Recognising language professionals
South Australia is celebrating International Translation Day by highlighting the work of one of the nation’s longest-serving government translation service.
The Interpreting and Translating Centre (ITC) was set up in 1975 and now undertakes around 60,000 jobs a year in more than 110 languages and dialects for private and business clients. The centre performs a vital role in linking cultures and making services and information accessible.
The professional and confidential service ITC provides from a wide range of cultural and linguistic backgrounds is highly respected. It is the second-oldest government interpreting and translating agency in Australia and started with volunteers as the Language Services Branch.
The centre’s staff are experienced in most of the community and commercial languages of South Australia and their assignments include phone interpreting, face-to-face discussions, meetings, presentations, seminars and conferences, as well as document translation.
International Translation Day is recognised by the United Nations annually on 30 September as a day on which to pay tribute to language professionals and the role they play in bringing groups and nations together.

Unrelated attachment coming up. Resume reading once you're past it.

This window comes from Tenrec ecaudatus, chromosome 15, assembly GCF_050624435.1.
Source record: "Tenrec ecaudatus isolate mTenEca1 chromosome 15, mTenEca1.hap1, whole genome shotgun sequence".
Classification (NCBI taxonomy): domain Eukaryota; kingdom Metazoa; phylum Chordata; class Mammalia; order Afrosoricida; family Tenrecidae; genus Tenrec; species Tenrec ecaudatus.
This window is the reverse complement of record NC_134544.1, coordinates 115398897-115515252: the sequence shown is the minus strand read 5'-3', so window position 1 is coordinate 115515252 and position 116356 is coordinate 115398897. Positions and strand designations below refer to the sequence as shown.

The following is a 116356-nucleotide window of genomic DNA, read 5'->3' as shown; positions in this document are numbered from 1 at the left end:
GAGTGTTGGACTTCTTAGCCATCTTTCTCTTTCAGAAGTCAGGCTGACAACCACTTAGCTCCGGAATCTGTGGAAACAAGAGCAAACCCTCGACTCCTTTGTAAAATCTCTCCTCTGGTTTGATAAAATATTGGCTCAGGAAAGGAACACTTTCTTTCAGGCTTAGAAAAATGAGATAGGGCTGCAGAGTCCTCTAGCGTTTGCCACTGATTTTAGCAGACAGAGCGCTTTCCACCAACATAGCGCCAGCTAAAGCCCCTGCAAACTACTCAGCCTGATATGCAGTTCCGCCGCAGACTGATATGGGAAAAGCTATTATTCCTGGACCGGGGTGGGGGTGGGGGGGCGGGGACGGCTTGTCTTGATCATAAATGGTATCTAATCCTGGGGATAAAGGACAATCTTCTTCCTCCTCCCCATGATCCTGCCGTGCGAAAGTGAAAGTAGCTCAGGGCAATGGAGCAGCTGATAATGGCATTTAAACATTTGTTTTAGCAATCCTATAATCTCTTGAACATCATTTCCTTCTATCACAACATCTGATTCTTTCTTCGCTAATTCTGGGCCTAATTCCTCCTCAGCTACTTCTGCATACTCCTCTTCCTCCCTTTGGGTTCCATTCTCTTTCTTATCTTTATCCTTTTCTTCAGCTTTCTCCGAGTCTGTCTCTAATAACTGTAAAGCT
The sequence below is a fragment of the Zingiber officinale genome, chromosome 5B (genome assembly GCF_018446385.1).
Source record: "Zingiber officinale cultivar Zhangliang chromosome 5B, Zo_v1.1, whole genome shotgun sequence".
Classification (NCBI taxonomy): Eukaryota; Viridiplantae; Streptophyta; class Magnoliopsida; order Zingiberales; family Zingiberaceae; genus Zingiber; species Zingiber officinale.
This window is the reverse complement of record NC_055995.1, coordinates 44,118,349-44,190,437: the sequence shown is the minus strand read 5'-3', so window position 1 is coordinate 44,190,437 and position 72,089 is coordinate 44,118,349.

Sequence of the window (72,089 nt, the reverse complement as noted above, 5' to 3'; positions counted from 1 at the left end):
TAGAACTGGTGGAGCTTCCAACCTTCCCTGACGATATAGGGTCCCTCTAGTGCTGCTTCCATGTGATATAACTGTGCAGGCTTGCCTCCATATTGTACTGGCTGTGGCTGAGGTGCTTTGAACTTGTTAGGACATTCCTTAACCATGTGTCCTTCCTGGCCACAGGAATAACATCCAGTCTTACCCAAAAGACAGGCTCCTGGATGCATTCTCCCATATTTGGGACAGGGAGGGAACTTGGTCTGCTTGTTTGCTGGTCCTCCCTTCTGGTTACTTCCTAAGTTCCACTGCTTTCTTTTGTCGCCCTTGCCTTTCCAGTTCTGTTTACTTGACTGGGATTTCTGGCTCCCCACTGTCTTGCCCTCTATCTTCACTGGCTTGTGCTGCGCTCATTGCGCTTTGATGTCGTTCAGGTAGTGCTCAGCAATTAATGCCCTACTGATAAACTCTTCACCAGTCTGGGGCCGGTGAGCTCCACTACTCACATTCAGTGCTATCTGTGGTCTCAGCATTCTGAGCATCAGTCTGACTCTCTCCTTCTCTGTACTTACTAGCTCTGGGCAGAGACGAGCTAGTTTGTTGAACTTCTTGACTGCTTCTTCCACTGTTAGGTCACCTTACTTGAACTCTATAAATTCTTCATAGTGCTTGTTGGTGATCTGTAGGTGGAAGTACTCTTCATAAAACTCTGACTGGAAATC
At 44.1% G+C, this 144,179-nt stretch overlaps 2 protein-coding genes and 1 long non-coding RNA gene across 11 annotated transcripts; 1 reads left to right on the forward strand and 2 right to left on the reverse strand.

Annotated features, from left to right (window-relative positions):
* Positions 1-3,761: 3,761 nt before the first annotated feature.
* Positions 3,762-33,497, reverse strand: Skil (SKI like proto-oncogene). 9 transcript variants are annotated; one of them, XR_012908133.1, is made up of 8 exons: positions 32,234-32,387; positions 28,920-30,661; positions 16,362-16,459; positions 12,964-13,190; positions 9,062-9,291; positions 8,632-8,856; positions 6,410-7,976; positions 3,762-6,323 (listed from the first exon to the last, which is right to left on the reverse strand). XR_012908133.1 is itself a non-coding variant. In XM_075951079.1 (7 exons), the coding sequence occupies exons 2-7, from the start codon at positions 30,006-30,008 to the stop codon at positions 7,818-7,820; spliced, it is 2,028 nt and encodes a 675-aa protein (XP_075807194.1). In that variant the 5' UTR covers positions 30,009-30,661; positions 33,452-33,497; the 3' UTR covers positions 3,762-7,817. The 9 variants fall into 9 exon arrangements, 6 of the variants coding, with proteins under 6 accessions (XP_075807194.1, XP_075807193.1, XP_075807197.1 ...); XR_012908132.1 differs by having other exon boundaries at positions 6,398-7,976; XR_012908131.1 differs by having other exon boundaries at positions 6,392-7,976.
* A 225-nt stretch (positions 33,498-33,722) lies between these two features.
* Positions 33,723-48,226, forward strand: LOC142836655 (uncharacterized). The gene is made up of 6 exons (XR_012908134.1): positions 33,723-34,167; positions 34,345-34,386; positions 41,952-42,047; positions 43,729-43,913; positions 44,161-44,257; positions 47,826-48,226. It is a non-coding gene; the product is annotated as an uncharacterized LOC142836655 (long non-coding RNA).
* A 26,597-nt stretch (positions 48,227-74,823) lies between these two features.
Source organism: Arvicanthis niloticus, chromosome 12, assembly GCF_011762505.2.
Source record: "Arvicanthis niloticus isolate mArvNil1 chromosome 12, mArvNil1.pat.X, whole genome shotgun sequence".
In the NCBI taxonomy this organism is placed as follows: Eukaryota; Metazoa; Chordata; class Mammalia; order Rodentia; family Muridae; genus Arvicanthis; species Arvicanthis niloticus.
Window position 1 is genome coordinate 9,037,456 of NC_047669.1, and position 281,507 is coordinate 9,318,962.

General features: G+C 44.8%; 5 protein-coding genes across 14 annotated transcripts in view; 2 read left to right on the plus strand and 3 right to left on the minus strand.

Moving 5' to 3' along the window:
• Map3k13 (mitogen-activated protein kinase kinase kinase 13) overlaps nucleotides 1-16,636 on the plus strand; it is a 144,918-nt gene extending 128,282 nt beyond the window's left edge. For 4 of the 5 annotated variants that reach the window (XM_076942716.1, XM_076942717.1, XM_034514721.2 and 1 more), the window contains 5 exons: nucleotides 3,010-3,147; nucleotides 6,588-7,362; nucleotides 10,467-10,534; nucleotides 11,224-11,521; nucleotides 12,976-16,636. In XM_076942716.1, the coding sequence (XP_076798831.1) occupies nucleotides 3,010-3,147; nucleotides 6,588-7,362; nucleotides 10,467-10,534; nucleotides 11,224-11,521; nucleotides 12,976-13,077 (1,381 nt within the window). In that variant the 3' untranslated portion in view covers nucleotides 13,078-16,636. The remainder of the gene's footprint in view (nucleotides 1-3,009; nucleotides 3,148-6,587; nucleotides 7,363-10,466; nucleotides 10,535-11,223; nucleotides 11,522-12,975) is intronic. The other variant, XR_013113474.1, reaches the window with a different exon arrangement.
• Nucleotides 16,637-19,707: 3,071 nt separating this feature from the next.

One of ITC’s longest-serving staff, Tomik Subagio, was recruited as a volunteer in 1975 and was called on to interpret at courts, hospitals and schools.
He had come to Adelaide in 1955 as a student from Indonesia and then worked as a design engineer with the Department of Engineering and Water Supply. His early tasks for the centre included translating correspondence for then premier Don Dunstan.
Mr Subagio went on to gain National Accreditation Authority for Translators and Interpreters accreditation in 1990 but says he is an “accidental” interpreter and translator. His work has been solely for the ITC over the years and he has been very interested in strengthening ties between South Australia and Indonesia.
See the Interpreting and Translating Centre for more information.